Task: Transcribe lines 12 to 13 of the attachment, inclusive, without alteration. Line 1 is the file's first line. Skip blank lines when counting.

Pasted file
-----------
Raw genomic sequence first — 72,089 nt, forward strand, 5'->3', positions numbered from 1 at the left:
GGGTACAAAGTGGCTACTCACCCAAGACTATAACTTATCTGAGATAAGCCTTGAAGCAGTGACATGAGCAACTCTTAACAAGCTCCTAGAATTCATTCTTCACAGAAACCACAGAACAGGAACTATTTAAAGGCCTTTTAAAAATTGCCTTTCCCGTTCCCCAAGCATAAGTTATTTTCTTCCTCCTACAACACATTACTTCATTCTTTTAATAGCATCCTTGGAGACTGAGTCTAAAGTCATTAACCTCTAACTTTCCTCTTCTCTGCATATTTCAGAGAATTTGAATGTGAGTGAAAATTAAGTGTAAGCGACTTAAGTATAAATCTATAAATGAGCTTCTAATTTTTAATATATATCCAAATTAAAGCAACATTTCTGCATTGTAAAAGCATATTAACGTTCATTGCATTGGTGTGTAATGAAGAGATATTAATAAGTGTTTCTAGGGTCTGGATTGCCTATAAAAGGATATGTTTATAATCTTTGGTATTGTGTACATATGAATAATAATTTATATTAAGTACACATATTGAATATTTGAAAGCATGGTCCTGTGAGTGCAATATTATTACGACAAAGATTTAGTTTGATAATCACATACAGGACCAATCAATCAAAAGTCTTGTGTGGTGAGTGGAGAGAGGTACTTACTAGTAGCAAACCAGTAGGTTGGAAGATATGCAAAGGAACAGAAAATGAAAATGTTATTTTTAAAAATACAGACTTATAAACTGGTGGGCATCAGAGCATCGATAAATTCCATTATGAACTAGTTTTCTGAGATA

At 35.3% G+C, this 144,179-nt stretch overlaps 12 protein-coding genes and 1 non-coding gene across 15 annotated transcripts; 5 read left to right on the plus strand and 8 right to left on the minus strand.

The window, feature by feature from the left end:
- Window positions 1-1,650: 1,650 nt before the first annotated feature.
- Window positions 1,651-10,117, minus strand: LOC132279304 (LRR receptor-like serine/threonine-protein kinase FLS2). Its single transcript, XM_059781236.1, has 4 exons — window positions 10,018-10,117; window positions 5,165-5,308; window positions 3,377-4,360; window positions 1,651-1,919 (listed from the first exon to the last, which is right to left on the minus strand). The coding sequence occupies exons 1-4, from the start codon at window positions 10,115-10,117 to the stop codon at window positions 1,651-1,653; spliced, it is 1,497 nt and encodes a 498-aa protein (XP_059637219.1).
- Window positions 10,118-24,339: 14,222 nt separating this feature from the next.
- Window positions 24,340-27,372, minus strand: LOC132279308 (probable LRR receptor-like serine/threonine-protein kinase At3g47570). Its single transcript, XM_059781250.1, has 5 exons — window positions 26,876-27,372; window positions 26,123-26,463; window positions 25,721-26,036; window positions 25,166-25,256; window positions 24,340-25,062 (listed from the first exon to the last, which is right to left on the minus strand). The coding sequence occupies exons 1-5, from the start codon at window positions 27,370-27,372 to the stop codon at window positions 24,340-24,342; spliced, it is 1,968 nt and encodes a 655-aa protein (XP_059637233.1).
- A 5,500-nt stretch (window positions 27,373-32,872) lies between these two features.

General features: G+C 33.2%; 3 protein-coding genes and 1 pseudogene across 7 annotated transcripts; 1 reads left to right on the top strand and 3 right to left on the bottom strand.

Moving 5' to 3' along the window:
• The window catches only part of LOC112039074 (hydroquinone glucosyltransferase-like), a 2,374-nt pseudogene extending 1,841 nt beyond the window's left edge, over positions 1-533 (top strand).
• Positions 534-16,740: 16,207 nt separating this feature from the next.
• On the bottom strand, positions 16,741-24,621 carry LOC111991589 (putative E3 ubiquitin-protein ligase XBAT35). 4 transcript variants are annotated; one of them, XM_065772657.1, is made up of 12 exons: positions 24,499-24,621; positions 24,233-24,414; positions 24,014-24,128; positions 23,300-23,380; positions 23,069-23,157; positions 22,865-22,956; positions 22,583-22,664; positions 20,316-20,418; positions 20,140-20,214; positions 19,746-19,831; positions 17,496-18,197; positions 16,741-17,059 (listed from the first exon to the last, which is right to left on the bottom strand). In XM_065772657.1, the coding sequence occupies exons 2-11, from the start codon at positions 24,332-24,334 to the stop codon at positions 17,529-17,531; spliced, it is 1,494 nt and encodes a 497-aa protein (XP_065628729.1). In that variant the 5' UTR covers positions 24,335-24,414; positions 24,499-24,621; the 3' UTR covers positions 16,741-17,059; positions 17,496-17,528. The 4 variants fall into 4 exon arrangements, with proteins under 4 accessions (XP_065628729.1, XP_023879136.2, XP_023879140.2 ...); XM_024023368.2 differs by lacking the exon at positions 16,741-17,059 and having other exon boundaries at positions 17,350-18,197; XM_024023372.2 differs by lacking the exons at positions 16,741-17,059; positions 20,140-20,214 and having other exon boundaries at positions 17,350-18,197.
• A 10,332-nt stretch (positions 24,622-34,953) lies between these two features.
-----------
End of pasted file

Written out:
• The window catches only part of LOC112039074 (hydroquinone glucosyltransferase-like), a 2,374-nt pseudogene extending 1,841 nt beyond the window's left edge, over positions 1-533 (top strand).
• Positions 534-16,740: 16,207 nt separating this feature from the next.